Government contractors for the “tent city” in Tornillo, Texas built to house immigrant kids — a facility born out of the Trump administration’s efforts to separate families at the border last spring — on Friday said the site was empty.
The now-defunct camp was opened in June 2018 as a result of the Trump administration’s “zero tolerance” policy and the resulting separation of families. As of December, the facility held about 2,800 teenagers, many of whom were separated from the hundreds of parents who crossed the border illegally and were charged with illegal entry.
BCFS, the San Antonio-based contractor running the facility for the government, in a statement to BuzzFeed News said “the shelter is now empty. We are continuing demobilization.”
Rep. Will Hurd, who represents the area where the “tent city” was established, said on Twitter the last child there had been released.
In December, the Department of Health and Human Services (HHS), which is charged with the care of unaccompanied children, said it was reversing a controversial background check policy that slowed the release of hundreds of kids who had entered the US by themselves. The additional background checks generally failed to produce new information showing the child would be at risk.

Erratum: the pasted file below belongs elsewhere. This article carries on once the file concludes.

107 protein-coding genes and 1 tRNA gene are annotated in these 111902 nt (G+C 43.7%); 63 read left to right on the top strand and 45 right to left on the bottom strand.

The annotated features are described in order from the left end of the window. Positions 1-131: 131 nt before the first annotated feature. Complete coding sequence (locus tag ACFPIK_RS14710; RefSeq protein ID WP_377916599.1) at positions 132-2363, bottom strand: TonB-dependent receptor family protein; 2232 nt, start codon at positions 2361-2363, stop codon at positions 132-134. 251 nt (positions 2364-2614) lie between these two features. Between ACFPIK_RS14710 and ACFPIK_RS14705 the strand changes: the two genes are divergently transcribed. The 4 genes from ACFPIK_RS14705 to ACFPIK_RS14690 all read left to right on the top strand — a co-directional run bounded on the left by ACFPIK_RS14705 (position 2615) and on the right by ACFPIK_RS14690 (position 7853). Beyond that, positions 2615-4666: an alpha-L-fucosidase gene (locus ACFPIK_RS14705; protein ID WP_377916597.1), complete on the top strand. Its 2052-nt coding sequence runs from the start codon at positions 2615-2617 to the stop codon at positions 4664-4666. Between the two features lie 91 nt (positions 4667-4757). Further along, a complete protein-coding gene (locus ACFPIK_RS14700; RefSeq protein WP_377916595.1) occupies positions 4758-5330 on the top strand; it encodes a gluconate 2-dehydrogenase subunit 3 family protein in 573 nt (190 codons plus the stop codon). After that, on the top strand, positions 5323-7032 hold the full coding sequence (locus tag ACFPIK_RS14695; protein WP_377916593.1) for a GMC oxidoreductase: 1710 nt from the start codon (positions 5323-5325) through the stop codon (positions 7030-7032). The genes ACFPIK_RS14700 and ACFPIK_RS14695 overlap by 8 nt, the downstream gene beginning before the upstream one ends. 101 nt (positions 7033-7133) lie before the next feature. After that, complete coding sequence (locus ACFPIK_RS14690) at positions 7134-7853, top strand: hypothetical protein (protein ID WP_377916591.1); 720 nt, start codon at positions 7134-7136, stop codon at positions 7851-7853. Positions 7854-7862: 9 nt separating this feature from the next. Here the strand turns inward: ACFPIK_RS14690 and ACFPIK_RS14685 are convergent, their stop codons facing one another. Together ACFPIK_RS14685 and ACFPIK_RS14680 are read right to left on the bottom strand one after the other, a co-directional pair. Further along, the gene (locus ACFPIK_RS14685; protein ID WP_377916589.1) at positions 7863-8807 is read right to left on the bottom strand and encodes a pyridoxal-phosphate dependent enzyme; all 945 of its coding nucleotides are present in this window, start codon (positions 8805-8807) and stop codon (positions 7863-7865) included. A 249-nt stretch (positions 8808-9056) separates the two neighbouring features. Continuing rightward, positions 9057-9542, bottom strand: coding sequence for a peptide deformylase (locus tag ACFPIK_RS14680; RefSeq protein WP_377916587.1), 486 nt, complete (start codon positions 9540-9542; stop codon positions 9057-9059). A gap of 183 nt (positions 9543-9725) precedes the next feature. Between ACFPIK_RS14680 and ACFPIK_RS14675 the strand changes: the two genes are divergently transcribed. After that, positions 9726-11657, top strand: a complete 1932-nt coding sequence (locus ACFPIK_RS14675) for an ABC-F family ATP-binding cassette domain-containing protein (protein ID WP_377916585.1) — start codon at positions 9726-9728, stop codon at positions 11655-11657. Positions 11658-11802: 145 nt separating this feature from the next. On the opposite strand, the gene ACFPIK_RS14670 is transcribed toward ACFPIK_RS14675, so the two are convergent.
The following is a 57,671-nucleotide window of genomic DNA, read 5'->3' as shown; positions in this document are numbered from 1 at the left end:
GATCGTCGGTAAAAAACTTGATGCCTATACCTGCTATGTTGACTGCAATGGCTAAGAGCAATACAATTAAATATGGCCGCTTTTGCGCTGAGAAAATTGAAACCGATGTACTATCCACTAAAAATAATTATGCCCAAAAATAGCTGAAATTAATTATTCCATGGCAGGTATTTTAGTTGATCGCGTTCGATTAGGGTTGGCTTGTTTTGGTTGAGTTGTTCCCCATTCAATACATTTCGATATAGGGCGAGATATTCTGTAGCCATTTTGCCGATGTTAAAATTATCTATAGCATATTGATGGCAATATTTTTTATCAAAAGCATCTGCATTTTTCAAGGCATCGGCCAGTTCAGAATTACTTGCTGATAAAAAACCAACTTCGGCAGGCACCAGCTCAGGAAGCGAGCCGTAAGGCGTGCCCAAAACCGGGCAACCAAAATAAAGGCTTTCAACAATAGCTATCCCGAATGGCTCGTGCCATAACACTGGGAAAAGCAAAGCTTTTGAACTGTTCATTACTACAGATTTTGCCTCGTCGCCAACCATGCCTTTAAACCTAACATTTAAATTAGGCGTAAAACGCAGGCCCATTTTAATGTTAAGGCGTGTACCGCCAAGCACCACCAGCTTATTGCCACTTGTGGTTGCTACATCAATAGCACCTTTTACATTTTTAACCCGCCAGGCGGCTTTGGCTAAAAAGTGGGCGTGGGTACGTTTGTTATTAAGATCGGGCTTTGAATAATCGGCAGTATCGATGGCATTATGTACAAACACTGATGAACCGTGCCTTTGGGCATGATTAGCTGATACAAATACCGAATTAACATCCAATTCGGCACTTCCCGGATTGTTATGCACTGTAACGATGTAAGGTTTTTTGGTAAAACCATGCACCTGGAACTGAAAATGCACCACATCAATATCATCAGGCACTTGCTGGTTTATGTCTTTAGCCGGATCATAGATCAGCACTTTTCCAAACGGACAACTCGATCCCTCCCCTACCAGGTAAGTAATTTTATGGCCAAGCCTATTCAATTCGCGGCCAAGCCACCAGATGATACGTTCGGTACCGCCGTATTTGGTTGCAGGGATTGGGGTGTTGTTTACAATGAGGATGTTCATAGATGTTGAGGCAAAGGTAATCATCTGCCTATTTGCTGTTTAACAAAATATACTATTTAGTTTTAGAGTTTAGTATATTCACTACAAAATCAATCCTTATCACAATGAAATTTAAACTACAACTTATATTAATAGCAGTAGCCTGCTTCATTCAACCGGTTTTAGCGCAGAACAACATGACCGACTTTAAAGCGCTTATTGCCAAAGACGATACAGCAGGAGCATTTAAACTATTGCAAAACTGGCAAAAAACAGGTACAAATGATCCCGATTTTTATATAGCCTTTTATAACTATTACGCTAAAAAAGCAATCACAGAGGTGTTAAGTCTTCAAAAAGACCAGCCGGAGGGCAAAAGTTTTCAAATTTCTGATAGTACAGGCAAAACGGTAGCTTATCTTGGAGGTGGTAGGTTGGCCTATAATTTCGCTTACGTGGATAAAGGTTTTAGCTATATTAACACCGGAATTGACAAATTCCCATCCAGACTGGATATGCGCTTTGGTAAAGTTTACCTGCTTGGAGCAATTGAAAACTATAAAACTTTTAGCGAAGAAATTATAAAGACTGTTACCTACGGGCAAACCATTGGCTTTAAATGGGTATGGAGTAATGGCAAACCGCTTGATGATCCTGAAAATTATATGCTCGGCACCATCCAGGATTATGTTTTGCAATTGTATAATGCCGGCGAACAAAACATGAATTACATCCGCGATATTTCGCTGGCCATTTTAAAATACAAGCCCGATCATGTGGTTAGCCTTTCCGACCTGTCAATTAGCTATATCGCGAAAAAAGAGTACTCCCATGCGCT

Almost 6,200 unaccompanied children in total were detained at the facility in the months it was operation.
The Tornillo facility’s closure came in the aftermath of a government watchdog report which found that HHS was not conducting required FBI fingerprint background checks of workers at the site. The department’s Office of Inspector General also found that the Tornillo site lacked enough staff clinicians “to provide adequate mental health care” for unaccompanied children.
The facility was supposed to be a temporary solution to meet the demand for bed space because the government didn’t have enough in its shelter system, which was buckling as a result of the Trump administration’s systemic separation of children from their parents at the border. When it opened in June, the site had a 30-day contract and housed 326 individuals, which ballooned to 3,800 last month, according to a fact sheet from HHS.